On top of the flexibility that this affords in the production schedule, the matrix is leading a cultural change. “Because of the education the employees are receiving in other areas of the company, now a molder has an understanding of what a trimmer does and what makes the trimmer’s job more difficult,” said Turek, “There’s a great understanding of how the components off each job work together, and we’re starting to see an effort to make changes that affect the employees down the line, rather than having that natural focus on what is happening in only one department.”
The next step is to implement cross-functional training with the supervisors, which, as Turek said, is more difficult since the supervisors are working on the process, rather than in it. “But, when we get there, we’re going to be much more flexible,” He continued.
The matrix also builds a bullpen of employees ready to step into new roles as longtime employees approach retirement age. Bruckman Rubber has a core of employees who have been with the company for 20 to 30 years, and their knowledge is invaluable.
“Employee longevity is great, but who is going to replace them now that those employees are reaching the age where they will be leaving the business? I’m having conversations with longtime employees now, and I’m asking them how they want to end their careers. What legacy do they want to leave? How can they work now to set the company up for success in the future?
“It start with me.” Turek said. “I’m working with two to three people to say, ‘If I’m gone, I want you to be able to do these certain things,’ and I meet with them quarterly to go over my expectations. Then, it’s their responsibility to meet with their potential replacements and have the same conversations.”
Google ranks and a new quoting process
“Some people don’t believe in marketing. They think they can make a good product, and then the word of mouth will be enough. Well, sometimes you need the help to make sure people understands what you offer.”
So, how did Bruckman Rubber come to the attention of a big name athletic equipment company?
“I asked that very question,” laughed Turek. “We had just redone our website to focus on marketing ourselves in a more accurate and effective way, and the customer had done a web search looking for rubber manufacturers. Google search visibility was a priority for the website refresh, which definitely paid off!”
Working with a local company, Turek focused on emphasizing Bruckman’s core competencies. “I had an outsider’s view of what made us special, which made it easier for me to see the factors that make Bruckman Rubber stand out from the competition. For instance, rubber to metal bonding is something we do really well. And, we enjoy taking on projects that other molders don’t want to mess with – those small, custom molding opportunities that lead to something big.”
Once Turek had defined the core competencies and unique characteristics of Bruckman Rubber through the website project, the next step was to employ a marketing firm to make calls to potential customers. For the last six months, an outside firm has been working to call companies within a set of target segments to inquire about upcoming jobs on which Bruckman could quote.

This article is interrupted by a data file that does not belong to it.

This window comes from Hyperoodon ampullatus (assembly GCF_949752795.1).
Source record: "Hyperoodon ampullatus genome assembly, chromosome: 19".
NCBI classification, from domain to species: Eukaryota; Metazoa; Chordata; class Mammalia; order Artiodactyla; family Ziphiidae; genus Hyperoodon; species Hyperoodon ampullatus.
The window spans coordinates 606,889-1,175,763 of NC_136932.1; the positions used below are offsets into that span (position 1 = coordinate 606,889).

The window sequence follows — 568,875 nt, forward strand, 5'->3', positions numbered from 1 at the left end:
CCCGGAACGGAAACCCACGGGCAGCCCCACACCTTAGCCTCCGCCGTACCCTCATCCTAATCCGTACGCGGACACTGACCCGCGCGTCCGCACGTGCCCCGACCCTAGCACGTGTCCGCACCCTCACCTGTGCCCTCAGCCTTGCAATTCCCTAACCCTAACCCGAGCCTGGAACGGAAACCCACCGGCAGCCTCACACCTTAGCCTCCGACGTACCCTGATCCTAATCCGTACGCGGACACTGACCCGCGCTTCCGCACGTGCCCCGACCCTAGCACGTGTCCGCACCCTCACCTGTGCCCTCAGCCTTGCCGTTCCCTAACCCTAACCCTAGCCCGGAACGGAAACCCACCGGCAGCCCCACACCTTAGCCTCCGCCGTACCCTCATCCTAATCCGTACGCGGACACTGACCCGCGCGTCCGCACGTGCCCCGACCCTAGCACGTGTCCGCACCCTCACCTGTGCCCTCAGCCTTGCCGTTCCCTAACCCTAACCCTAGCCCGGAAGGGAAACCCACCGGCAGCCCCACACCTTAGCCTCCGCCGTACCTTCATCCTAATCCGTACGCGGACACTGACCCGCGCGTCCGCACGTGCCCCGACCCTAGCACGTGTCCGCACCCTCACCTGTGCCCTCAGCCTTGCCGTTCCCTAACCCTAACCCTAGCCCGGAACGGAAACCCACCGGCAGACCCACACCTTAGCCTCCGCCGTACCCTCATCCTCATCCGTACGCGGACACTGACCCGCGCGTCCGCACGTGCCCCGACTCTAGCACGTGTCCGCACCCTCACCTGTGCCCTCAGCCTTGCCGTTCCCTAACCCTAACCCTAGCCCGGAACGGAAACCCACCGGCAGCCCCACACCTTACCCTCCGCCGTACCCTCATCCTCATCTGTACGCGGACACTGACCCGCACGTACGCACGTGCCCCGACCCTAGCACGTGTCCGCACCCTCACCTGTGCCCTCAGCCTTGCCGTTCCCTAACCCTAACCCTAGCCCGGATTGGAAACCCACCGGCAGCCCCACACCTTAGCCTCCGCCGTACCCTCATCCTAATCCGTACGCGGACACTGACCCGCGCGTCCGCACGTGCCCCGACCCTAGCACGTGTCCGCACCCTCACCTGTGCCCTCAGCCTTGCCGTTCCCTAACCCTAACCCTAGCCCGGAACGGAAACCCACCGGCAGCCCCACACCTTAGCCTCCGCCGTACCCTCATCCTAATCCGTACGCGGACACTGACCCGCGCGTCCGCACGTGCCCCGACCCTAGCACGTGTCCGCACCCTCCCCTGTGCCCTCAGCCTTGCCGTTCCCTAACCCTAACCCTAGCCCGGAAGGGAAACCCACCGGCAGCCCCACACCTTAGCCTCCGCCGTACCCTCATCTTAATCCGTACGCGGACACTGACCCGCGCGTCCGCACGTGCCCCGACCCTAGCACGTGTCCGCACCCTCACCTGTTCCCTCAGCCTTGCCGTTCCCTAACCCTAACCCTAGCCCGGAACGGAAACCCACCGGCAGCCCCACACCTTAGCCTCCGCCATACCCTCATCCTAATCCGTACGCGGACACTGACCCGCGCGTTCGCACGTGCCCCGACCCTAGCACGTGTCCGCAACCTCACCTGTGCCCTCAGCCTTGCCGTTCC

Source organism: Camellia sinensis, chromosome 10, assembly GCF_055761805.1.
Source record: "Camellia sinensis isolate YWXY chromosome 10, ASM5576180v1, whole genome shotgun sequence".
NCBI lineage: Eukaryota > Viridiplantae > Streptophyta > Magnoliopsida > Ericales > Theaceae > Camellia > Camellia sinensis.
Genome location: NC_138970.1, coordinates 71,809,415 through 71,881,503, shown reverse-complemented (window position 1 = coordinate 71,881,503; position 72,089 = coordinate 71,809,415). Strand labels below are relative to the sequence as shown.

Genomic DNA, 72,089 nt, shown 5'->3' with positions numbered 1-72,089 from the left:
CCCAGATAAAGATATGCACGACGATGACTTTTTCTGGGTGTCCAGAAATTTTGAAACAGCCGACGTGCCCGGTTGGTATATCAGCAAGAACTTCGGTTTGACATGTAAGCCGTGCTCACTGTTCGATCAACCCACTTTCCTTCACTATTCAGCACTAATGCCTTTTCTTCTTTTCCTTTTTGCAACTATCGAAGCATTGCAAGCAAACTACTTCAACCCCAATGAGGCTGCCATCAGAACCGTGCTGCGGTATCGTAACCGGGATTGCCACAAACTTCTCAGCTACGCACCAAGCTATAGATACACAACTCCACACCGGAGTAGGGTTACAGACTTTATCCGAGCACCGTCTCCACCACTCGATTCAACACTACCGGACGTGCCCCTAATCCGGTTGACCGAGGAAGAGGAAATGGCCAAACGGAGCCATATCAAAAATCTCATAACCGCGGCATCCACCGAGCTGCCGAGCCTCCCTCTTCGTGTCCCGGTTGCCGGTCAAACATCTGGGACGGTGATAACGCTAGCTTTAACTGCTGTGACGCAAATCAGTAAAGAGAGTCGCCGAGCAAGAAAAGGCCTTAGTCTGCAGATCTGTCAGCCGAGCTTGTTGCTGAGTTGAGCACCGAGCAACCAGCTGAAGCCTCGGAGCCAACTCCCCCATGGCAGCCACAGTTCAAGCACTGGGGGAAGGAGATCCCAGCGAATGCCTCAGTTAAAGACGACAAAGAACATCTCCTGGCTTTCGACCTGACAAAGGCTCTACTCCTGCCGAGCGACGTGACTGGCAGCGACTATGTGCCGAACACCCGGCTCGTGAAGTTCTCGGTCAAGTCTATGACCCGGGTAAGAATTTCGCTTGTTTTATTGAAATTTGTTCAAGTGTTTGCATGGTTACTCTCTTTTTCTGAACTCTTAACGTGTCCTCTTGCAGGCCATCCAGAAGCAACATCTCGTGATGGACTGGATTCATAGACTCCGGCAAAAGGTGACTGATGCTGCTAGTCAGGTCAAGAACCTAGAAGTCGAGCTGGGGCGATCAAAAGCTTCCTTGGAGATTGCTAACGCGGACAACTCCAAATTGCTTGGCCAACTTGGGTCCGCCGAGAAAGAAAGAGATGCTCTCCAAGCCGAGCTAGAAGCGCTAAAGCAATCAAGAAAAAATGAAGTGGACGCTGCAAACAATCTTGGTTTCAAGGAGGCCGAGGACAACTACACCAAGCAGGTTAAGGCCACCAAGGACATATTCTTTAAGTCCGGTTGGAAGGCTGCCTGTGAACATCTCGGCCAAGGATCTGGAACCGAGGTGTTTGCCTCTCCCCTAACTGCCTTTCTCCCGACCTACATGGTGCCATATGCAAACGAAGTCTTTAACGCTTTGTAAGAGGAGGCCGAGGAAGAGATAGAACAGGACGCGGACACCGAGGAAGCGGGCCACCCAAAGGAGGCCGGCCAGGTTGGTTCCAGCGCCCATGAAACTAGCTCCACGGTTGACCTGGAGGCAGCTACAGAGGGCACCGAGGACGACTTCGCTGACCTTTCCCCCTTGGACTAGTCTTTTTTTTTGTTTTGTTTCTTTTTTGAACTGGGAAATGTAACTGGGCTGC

“We’re addressing quality issues before they happen by making sure we understand the chemistry. We are working to become a more science-based business for all aspects of formulations.”
“There was a six-to-eighth-week training process we went through to educate them before they began making calls to our prospects,” said Turek. “We went through presentation after presentation. Then, they would call me and go through a conversation as if I was the potential customer.”
Once the marketing firm was up to speed and ready to begin making cold calls, Turek turned his attention to the engineers and the quoting process. “We used to send out quotes and wait for feedback,” he said. “Now, we’re selling throughout the quoting process, and that’s a major transformation that happened in the last two months. Our engineers know our core competencies and our differentiators, and they can walk prospective customers through the quote and point out where Bruckman Rubber brings advantage. Why send an email and hope the prospect understands why we’re better than the competition?”
Bruckman Rubber pursued a federal grant that allows cost sharing for marketing activities, which helps to eliminate a barrier to promotional activities for many manufacturers, but Turek always was a believer in the benefits. “Some people don’t believe in marketing,” he said. “They think they can make a good product, and then word of mouth will be enough. Well, sometimes you need help to make sure people understand what you offer.”
Greater than the bottom line
“When we talk about honesty and integrity as our core values, we’re really living those. The culture we’re trying to drive is special.”
Bruckman Rubber celebrated its 55th year in 2018, and perhaps the inclination or many companies would be to keep doing the same things that led to success over the past five decades.
Bruckman, however, isn’t content, and that drive was rewarded when the company was named as one of the two 2018 Nebraska manufactures that have successfully implemented innovative ways of conducting business through the use of new products, processes, technologies and strategies.
“We have a history that we can point to with a lot of pride,” said Turek, “and the decades of growth have put us in a position that can only be enhanced if we continue to change and innovate. When I came here, I told the employees that I didn’t have a background in rubber, but they could teach me – and then I would figure out ways to make their lives easier. I could streamline processes, reduce defects and bring structure from a leadership aspect. A lot of the things we’ve implemented have been a direct effort by me to live up to that promise.”
“We’re leaving a legacy – in our community and through the products we create – and I think that’s something greater than the bottom-line dollar. When we talk about honesty and integrity as our core values, we’re really living those. The culture we’re trying to drive is special.”